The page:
Saturday, September 6, 2014

Guest Blog: Chris Baker on Tilt

Earlier this week, I wrote about one of my recent episodes of tilt. I admit I was still pretty steamed when I wrote that post, and I think it came out in what I wrote. Chris Baker, Standard Pauper enthusiast, host of SPDC, and author of The Draft Brewery, took the time to send me a lengthy response via E-mail. It was so good I wanted to share it here. So here's Chris, in his own words, on how to deal with tilt.

There are things in life you have control over and things that you do not.  What other people think about you, how other people react to situations / react to your writing etc - you cannot control.  The cards in your opening 7, the cards on top, etc - you cannot control. 

Is is pointless to care about things that are not in your control.  It's like buying a lottery ticket, not winning, and being sad about it.  It's like having a favorite sports team and becoming depressed when they lose.  I see that all the time and I think it's a joke.

Sometimes other people like us.  Sometimes the deck likes us and we draw perfects, right on time.  When it doesn't, my advice is to simply not care.  The reason is because the consequences are nonexistent.  The more you care the more hurt you feel.  You lost one match in a league that has 4 rounds.  It's just not a big deal.  You still can go 3-1 and make Top8.  You could lose out every other round but you play the game for the chance to get good draws and crush people, too.  The results are unknown.  The fact that your game 1 would have been so drastically different with just one land is a tough pill to swallow because it is a "so close but so far" scenario. 

Round 8, fighting to stay alive for Day 2 for my team at GPPortland.  I kept a solid 2 land hand on the draw and I drew 13 land in my first 19 cards in library in game 3 where my match would be the decider.  The first 3 lands on top were perfect, but the rest were garbage.   I barely lost and I got the opponent down to 3 life with multiple Lightning Strikes in the deck.  I was pissed.  Any spell would have done it at basically any point.  I forgot about it by the next day and was beating Rietzl, Sperling, and DWilliams in a team draft the next day.

Had the closest game imaginable G2 against DW where his Ancient Silverback abyssed me for 14 turns.  I finally drew a second white source by turn 10 so that I could play white creature + Spirit Bonds activation to stay alive (I was down to 6 life) on a stable board except for the Gorilla) and then had Rogue's Gloves to draw more gas to chump his beats more.  I bricked a few too many turns in a row with dead land draws and that was it.  I rolled him with a nut-draw game 3.  I had control of the cards I drafted for my deck the and for the decision to barely stay alive all game 2 instead of conceding when it looked super grim.  I was not in control of my draws but game 3 I got rewarded.  Either way, I was happy to win and get a sick draw but I don't care much about that because I wasn't in control of that game 3.  Game 2 was the tightest, most fun game I've played in this format and I would love to be in that situation again.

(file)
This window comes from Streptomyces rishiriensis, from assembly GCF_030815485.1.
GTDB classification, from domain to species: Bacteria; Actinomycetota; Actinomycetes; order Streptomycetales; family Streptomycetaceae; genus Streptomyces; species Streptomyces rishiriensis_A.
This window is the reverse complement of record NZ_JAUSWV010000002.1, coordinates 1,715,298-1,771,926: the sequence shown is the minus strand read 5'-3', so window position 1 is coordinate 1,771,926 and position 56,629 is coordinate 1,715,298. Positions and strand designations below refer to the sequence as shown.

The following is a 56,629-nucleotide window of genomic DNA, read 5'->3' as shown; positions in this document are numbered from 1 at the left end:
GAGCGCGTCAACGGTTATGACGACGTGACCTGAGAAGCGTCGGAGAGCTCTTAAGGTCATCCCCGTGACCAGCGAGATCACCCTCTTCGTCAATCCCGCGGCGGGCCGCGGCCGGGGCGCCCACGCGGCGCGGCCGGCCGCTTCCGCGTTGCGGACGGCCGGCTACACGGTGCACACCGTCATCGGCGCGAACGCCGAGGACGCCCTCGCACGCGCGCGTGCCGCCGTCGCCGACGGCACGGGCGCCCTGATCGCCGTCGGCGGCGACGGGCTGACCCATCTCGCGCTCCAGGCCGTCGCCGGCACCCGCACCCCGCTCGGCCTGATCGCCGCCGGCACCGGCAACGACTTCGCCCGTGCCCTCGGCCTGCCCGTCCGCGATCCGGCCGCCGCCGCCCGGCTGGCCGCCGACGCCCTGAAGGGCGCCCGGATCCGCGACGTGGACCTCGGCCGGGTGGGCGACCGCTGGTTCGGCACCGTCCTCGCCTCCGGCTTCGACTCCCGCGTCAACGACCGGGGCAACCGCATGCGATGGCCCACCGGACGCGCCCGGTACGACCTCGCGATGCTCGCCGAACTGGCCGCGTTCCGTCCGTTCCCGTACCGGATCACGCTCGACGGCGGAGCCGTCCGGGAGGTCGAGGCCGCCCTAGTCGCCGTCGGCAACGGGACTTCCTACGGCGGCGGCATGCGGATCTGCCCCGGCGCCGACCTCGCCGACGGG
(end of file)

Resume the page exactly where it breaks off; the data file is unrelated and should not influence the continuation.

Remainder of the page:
Big picture - losing you Mono-Red mirror match does not influence your success in life nor should it affect your happiness.  It can if you let it, but I don't think it should. 

When you focus on creating a positive disposition in your mind that isn't dependent on perfect results to be happy, I find that it's easier to let go.  The only thing you can control is how you react, perceive, and deal with the cards that show up in the game and in life.  No one gets dealt perfect cards 100% of the time.  I admire people who do the best to turn the crappy hands into the best possible.  In magic, in means never conceding until you are actually killed.  It means mulling to 5 and thinking about the decision of mulling to 4 or not because you did not lose yet.  The decision matters.  You think, you fight, you try your best to win with what is given to you.  That is respectable and is what I learned from competitive sports as a junior in tennis.  I was down 0-5 in my Conference Finals senior year and I won that set 7-5 and then the match.  When your back is against the wall you will either crumble or focus.  I think it depends on how you train.  If you train your mind to be tough and never give up, then you will thrive, or at least give yourself the best chance to do so. 

Big-time mentally tough people with short-term memory loss for things that don't go our way - that's the ideal athlete/magic player attitude that I want to teach my students/patients/friends/kids to be like. 

Sometimes when we lack discipline, we need consequences/accountability somewhere to keep us in check.  So take it easy on yourself and you better stay in that event and do work!  Get better draws and you'll be fine, but even if you don't - who cares?  You can always play another game another day. 

No comments:

Post a Comment